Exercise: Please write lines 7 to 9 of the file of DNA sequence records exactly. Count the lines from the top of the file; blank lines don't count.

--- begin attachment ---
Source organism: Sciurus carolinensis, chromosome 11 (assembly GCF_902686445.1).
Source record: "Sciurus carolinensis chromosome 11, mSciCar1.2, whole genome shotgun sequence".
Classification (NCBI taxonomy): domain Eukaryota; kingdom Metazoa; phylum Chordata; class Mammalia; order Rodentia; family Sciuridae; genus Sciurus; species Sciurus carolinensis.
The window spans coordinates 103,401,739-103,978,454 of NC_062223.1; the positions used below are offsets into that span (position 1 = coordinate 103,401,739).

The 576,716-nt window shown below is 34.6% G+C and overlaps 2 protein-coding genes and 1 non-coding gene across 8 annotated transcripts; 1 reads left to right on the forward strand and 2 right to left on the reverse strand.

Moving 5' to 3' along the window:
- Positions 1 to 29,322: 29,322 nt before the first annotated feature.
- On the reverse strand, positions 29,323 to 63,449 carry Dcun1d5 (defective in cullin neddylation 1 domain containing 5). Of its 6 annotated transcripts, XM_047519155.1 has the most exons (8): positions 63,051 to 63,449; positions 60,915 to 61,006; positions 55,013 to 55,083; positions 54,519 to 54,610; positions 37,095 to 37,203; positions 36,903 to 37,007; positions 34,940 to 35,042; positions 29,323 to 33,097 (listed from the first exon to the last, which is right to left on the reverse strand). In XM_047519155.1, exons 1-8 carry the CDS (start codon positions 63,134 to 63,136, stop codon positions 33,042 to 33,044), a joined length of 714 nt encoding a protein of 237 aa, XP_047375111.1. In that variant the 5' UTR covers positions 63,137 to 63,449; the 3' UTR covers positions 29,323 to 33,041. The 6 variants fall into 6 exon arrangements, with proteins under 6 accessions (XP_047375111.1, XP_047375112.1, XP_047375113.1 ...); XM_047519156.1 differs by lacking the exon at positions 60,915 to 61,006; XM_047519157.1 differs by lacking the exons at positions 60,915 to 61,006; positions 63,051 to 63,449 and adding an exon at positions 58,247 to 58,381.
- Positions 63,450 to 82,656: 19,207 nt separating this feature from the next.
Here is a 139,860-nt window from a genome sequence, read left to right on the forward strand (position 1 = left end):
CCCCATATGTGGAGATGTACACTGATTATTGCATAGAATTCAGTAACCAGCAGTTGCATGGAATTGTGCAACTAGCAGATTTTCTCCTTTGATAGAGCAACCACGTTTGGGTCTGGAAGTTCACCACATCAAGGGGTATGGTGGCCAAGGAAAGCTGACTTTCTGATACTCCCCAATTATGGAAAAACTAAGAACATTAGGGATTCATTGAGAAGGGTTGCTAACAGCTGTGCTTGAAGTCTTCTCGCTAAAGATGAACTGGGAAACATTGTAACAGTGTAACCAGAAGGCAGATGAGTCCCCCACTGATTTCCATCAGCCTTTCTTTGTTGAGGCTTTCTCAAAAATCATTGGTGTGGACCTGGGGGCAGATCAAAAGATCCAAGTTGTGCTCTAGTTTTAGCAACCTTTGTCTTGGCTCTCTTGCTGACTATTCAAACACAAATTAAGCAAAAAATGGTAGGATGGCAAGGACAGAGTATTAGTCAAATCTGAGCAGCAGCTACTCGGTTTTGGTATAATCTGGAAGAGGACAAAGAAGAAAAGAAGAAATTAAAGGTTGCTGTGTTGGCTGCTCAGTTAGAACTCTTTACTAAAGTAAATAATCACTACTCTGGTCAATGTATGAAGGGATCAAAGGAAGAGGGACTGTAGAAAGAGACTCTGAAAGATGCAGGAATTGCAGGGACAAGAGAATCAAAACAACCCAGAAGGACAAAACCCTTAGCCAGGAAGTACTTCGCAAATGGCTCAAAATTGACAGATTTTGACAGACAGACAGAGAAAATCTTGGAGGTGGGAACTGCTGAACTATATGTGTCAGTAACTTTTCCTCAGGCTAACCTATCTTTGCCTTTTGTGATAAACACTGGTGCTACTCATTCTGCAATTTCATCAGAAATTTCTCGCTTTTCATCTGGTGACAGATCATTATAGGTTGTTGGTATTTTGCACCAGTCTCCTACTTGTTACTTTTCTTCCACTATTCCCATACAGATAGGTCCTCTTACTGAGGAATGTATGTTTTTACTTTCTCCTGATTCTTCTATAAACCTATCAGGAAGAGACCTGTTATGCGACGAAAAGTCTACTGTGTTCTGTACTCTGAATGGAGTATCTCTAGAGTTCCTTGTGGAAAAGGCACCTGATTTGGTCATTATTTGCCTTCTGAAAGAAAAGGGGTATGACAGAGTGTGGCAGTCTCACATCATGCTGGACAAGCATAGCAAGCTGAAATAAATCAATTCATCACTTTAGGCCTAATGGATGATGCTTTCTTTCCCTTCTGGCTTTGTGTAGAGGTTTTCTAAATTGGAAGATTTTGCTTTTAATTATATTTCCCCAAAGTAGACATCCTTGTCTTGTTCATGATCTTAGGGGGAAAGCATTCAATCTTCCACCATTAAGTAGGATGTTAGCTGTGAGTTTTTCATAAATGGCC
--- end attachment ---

- Positions 1 to 29,322: 29,322 nt before the first annotated feature.
- On the reverse strand, positions 29,323 to 63,449 carry Dcun1d5 (defective in cullin neddylation 1 domain containing 5). Of its 6 annotated transcripts, XM_047519155.1 has the most exons (8): positions 63,051 to 63,449; positions 60,915 to 61,006; positions 55,013 to 55,083; positions 54,519 to 54,610; positions 37,095 to 37,203; positions 36,903 to 37,007; positions 34,940 to 35,042; positions 29,323 to 33,097 (listed from the first exon to the last, which is right to left on the reverse strand). In XM_047519155.1, exons 1-8 carry the CDS (start codon positions 63,134 to 63,136, stop codon positions 33,042 to 33,044), a joined length of 714 nt encoding a protein of 237 aa, XP_047375111.1. In that variant the 5' UTR covers positions 63,137 to 63,449; the 3' UTR covers positions 29,323 to 33,041. The 6 variants fall into 6 exon arrangements, with proteins under 6 accessions (XP_047375111.1, XP_047375112.1, XP_047375113.1 ...); XM_047519156.1 differs by lacking the exon at positions 60,915 to 61,006; XM_047519157.1 differs by lacking the exons at positions 60,915 to 61,006; positions 63,051 to 63,449 and adding an exon at positions 58,247 to 58,381.
- Positions 63,450 to 82,656: 19,207 nt separating this feature from the next.